TO: Members of the Standing Committee on Social Affairs, Science and Technology, Senate of Canada
FROM: Peter Jon Mitchell, Family Program Director, Cardus
Andrea Mrozek, Senior Fellow, Family Program, Cardus
Andreae Sennyah, Director of Policy, Cardus
DATE: October 25, 2023
SUBJECT: SOCI Committee’s Study of Bill C-35: An Act respecting early learning and child care in Canada
The Senate of Canada is studying Bill C-35: An Act respecting early learning and child care in Canada. The bill articulates the Government of Canada’s vision of a universal, Canada-wide child care program. It also articulates the principles that guide how the government will direct the funds. The bill establishes in law the National Advisory Council on Early Learning and Child Care and sets out its terms of membership and remuneration. Finally, the bill commits the Minister to issue an annual report on the implementation progress of the Canada-wide child care program.
POSITION AND RECOMMENDATIONS
Cardus maintains that the Canada-wide early learning and child care program is “unfair because it covers only the federal government’s preferred form of care, not the many forms of care families actually use. Funding parents directly would be fairer and give families more flexibility to meet their needs.” 1 1 Cardus, “STATEMENT Regarding Bill C-35: An Act Respecting Early Learning and Child Care in Canada,” December 8, 2022, https://www.cardus.ca/news/news-releases/statement-regarding-bill-c-35-an-act-respecting-early-learning-and-child-care-in-canada/. Bill C-35 is redundant, unnecessary, and enshrines an inequitable program. However, if Senators support Bill C-35 to the next legislative stage, Cardus recommends the following amendments to begin the process of making the legislation more equitable. These amendments would:
- Recognize the primacy of parents in their children’s development;
- Strengthen the commitment to flexible care options by supporting all forms of care, and avoiding preferential treatment of public and not for profit providers; and
- Strengthen the federal reporting requirements within the bill.
The Canada-wide program is fundamentally flawed. Bill C-35 discriminates against caregivers and legislates inequitable treatment of families based on the type of care they use. Further, it is anticipated that the program will not create enough spaces to meet demand, and the costs of creating a Canada-wide program will come at the expense of quality care for children.
Discriminates against caregivers: Bill C-35 outlines a clear preference for federal investment into “public and not for profit child care providers.”
Bill C-35, An Act Respecting Early Learning and Child Care in Canada, 1st Sess, 44th Parl, 2022, s 7(1)(a),https://www.parl.ca/DocumentViewer/en/44-1/bill/C-35/third-reading.
This discriminates against licensed providers who operate their child care services as a business. It also discriminates against parents who do not use licensed care, including those who use in-home care, unlicensed home care, or those who choose to have relatives care for their children. Further, the program discriminates against families of the 40 percent of children under six who are cared for by a parent.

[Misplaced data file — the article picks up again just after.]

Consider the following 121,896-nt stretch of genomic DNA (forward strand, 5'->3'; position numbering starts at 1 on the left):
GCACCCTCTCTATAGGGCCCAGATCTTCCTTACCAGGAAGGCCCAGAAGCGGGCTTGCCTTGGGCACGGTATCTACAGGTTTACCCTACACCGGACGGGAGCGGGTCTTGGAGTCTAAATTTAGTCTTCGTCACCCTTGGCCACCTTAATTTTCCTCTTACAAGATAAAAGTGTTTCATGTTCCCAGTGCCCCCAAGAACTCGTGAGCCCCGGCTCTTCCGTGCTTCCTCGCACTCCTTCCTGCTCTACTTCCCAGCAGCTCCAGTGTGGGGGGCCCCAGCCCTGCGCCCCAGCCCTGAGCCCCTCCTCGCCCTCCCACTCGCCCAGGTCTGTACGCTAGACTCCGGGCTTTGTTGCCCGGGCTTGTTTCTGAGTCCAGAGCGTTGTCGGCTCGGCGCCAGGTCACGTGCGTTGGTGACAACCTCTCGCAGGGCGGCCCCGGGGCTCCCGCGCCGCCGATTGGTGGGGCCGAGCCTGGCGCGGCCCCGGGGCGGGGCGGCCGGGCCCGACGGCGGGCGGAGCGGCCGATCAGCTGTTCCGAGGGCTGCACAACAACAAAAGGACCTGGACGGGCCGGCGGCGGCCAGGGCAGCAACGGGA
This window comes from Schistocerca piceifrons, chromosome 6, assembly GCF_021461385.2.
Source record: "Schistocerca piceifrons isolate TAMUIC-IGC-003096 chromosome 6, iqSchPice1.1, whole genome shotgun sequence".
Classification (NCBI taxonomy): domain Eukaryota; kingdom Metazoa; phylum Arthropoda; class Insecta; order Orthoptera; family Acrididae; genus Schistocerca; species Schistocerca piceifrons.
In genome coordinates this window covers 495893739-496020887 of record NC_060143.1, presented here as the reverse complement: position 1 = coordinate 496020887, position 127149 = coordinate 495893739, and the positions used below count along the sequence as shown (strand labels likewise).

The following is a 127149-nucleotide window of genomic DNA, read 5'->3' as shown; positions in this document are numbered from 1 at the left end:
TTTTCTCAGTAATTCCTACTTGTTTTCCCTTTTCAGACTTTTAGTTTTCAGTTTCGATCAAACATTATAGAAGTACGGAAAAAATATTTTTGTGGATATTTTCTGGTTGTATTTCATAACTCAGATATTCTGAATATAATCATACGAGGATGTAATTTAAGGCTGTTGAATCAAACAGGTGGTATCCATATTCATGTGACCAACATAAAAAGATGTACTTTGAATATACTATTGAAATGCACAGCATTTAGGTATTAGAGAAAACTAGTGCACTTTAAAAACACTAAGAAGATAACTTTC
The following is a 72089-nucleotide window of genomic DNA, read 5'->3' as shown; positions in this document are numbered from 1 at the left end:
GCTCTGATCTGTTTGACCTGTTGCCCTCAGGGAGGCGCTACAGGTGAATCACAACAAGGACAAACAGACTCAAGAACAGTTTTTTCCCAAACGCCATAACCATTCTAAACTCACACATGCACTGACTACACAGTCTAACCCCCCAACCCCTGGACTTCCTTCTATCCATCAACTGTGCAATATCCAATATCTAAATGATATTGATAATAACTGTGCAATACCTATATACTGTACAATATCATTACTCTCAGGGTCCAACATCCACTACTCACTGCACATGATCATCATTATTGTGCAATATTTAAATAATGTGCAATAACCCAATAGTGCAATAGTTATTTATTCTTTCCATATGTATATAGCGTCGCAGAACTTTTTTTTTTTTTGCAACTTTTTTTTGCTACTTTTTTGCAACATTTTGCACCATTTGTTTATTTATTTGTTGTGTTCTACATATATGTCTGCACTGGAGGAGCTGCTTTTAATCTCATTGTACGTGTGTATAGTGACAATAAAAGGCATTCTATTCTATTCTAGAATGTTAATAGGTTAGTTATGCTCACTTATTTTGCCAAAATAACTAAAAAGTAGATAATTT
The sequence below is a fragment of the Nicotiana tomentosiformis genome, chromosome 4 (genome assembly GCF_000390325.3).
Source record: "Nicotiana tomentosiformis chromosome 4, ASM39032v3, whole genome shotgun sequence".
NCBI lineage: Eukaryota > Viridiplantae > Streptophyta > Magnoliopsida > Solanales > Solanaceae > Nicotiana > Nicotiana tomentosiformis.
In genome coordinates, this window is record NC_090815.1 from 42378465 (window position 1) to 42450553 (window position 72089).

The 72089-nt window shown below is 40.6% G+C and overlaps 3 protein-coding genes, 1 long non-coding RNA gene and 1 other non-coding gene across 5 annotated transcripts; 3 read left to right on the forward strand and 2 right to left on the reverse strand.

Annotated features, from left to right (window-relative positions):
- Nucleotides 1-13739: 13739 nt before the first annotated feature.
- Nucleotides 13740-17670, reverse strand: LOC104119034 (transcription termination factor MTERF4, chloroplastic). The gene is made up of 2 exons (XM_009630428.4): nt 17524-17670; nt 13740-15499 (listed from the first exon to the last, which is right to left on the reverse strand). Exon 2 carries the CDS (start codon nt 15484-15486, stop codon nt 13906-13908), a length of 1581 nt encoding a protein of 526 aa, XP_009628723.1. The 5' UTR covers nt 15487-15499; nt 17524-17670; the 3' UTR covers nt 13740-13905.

P. J. Mitchell and A. Mrozek, “Child Care by the Numbers – Canada,” Cardus, February 2021,
https://www.cardus.ca/research/family/reports/child-care-by-the-numbers-canada/. Instead of adapting policies to the existing preferences of families, the approach enshrined in Bill C-35 builds a program and expects parents to adapt to it. Child care should not be envisioned as a system or program, but should instead be understood as the care of a child, no matter who provides that care.
Legislates inequality: Bill C-35 legislates inequitable treatment of families based on the type of care they use. A minority of families use the type of child care funded by the agreements. This is particularly discriminatory for families at a lower socioeconomic level. Researchers note that:
A family’s ability to access regulated child care and other services is strongly related to their socioeconomic status. Parents with lower socioeconomic status (e.g. with lower income and lower education levels) are less likely to enroll their children in regulated child care compared to parents with higher socioeconomic status. Even in Québec and the relatively generous welfare states of Western Europe, the benefits of government spending on social policy disproportionally accrue to the middle- and upper-class relative to other social groups. Sociologists refer to this phenomenon as the ‘Matthew Effect’. This can lead to families with lower socioeconomic status receiving the least support, while families who are already more advantaged receive more support. 4 4 D. S. Lero et al., “Non-standard Work and Child Care in Canada: A Challenge for Parents, Policy Makers, and Child Care Provision,” Childcare Resource and Research Unit and University of Guelph, December 2019, 26, https://childcarecanada.org/sites/default/files/Non%20standard%20work%20and%20child%20care%20in%20Canada_Final_%5BPDF_pp_227%5D_0.pdf.